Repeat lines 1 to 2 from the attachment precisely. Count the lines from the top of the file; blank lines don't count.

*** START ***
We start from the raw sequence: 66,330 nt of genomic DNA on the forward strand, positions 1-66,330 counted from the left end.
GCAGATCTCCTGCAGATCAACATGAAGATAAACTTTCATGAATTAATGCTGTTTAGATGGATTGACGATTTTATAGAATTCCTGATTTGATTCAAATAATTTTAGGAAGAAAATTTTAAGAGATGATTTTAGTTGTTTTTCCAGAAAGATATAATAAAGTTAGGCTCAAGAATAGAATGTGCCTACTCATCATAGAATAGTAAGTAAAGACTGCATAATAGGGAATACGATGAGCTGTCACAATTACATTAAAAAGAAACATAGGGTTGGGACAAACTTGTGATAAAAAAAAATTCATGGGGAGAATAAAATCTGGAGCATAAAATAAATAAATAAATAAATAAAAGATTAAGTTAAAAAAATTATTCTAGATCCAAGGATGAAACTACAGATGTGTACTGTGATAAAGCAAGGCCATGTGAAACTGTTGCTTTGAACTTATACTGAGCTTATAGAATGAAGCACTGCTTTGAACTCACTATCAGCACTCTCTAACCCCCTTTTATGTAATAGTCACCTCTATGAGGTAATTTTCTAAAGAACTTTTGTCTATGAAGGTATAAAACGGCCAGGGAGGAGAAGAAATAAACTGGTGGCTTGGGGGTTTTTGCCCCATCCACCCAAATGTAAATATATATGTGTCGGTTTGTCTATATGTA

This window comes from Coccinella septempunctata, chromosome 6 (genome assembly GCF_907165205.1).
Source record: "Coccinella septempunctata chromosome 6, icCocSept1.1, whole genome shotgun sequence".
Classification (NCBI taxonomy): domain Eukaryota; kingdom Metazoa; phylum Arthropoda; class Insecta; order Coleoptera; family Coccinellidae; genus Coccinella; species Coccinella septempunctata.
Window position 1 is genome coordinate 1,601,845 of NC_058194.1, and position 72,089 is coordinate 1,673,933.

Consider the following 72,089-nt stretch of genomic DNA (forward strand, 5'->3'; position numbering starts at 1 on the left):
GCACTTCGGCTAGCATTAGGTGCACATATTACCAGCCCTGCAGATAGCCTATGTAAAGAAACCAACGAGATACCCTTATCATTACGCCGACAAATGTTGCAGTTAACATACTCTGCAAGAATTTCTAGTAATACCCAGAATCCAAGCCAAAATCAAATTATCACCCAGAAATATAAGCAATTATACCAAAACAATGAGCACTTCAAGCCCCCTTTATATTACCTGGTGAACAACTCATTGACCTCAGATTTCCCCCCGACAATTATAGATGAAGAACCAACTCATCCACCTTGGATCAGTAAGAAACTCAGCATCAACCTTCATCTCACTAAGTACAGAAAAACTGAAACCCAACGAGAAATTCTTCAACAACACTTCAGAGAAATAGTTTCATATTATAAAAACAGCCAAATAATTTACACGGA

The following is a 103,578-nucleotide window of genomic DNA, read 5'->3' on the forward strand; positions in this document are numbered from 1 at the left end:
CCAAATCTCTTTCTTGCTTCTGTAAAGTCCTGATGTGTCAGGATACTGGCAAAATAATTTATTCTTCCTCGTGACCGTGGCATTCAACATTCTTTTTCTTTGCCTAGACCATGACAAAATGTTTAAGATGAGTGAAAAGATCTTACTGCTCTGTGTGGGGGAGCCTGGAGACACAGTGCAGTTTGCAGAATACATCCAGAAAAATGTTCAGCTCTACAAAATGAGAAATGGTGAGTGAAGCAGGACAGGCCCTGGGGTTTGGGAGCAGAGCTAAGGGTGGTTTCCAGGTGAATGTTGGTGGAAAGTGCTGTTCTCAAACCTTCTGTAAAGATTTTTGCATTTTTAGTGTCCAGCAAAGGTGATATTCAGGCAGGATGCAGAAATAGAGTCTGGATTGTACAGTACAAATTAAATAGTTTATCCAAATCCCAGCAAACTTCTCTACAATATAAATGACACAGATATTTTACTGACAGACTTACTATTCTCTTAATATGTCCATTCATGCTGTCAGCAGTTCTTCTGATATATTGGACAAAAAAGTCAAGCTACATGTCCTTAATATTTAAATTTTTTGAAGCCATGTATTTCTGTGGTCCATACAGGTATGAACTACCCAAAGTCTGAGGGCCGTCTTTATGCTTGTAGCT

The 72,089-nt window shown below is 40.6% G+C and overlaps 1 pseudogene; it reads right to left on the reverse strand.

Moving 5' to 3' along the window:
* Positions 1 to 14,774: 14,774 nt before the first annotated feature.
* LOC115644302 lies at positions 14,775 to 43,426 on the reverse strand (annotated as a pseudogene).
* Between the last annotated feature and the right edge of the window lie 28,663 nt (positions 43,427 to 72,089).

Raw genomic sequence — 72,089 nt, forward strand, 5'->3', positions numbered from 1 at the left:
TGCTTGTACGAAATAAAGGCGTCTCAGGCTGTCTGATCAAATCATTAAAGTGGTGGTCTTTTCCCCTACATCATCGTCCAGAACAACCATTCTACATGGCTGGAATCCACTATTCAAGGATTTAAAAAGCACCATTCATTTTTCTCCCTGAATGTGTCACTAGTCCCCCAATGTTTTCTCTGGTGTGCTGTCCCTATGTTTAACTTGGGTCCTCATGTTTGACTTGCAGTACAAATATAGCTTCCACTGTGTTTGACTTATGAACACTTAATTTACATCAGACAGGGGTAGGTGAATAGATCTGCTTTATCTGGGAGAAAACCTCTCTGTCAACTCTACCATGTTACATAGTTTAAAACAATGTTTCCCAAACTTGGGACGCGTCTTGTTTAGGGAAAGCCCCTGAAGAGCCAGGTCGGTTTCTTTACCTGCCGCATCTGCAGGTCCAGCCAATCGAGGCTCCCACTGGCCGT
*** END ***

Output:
We start from the raw sequence: 66,330 nt of genomic DNA on the forward strand, positions 1-66,330 counted from the left end.
GCAGATCTCCTGCAGATCAACATGAAGATAAACTTTCATGAATTAATGCTGTTTAGATGGATTGACGATTTTATAGAATTCCTGATTTGATTCAAATAATTTTAGGAAGAAAATTTTAAGAGATGATTTTAGTTGTTTTTCCAGAAAGATATAATAAAGTTAGGCTCAAGAATAGAATGTGCCTACTCATCATAGAATAGTAAGTAAAGACTGCATAATAGGGAATACGATGAGCTGTCACAATTACATTAAAAAGAAACATAGGGTTGGGACAAACTTGTGATAAAAAAAAATTCATGGGGAGAATAAAATCTGGAGCATAAAATAAATAAATAAATAAATAAAAGATTAAGTTAAAAAAATTATTCTAGATCCAAGGATGAAACTACAGATGTGTACTGTGATAAAGCAAGGCCATGTGAAACTGTTGCTTTGAACTTATACTGAGCTTATAGAATGAAGCACTGCTTTGAACTCACTATCAGCACTCTCTAACCCCCTTTTATGTAATAGTCACCTCTATGAGGTAATTTTCTAAAGAACTTTTGTCTATGAAGGTATAAAACGGCCAGGGAGGAGAAGAAATAAACTGGTGGCTTGGGGGTTTTTGCCCCATCCACCCAAATGTAAATATATATGTGTCGGTTTGTCTATATGTA